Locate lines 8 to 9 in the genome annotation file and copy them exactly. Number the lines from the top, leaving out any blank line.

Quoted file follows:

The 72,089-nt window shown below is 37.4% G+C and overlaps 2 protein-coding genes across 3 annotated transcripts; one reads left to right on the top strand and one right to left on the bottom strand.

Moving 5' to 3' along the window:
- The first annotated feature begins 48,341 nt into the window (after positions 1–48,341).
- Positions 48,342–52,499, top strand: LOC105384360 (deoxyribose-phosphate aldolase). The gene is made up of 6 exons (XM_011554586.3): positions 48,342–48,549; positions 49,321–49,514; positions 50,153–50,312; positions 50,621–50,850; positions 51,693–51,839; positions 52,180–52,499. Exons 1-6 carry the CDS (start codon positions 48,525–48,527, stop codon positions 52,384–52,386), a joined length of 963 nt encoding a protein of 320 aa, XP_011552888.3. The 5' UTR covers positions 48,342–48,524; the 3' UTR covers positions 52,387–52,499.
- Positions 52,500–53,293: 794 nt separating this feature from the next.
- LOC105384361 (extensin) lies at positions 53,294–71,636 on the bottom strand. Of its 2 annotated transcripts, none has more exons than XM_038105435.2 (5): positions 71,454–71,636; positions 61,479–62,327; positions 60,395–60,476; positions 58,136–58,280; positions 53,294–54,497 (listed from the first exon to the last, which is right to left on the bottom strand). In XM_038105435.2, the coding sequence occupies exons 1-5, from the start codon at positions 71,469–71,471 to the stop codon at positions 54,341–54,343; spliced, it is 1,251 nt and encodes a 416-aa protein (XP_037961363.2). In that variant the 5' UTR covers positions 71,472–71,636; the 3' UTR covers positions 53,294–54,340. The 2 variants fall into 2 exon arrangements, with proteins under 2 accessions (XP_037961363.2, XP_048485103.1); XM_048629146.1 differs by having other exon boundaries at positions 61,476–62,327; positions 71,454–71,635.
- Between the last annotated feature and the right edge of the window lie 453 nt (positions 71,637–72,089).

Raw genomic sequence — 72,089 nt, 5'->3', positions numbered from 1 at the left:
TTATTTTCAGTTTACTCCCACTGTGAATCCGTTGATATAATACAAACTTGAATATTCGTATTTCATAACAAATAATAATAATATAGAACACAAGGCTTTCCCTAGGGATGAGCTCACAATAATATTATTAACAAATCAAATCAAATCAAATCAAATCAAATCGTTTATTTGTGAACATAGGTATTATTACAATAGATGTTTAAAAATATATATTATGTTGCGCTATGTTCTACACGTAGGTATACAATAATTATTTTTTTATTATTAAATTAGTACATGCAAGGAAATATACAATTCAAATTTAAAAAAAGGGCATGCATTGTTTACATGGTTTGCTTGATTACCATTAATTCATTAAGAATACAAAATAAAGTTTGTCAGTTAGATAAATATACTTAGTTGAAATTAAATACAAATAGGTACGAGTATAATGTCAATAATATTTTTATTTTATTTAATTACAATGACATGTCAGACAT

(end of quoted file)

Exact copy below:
Raw genomic sequence — 72,089 nt, 5'->3', positions numbered from 1 at the left:
TTATTTTCAGTTTACTCCCACTGTGAATCCGTTGATATAATACAAACTTGAATATTCGTATTTCATAACAAATAATAATAATATAGAACACAAGGCTTTCCCTAGGGATGAGCTCACAATAATATTATTAACAAATCAAATCAAATCAAATCAAATCAAATCGTTTATTTGTGAACATAGGTATTATTACAATAGATGTTTAAAAATATATATTATGTTGCGCTATGTTCTACACGTAGGTATACAATAATTATTTTTTTATTATTAAATTAGTACATGCAAGGAAATATACAATTCAAATTTAAAAAAAGGGCATGCATTGTTTACATGGTTTGCTTGATTACCATTAATTCATTAAGAATACAAAATAAAGTTTGTCAGTTAGATAAATATACTTAGTTGAAATTAAATACAAATAGGTACGAGTATAATGTCAATAATATTTTTATTTTATTTAATTACAATGACATGTCAGACAT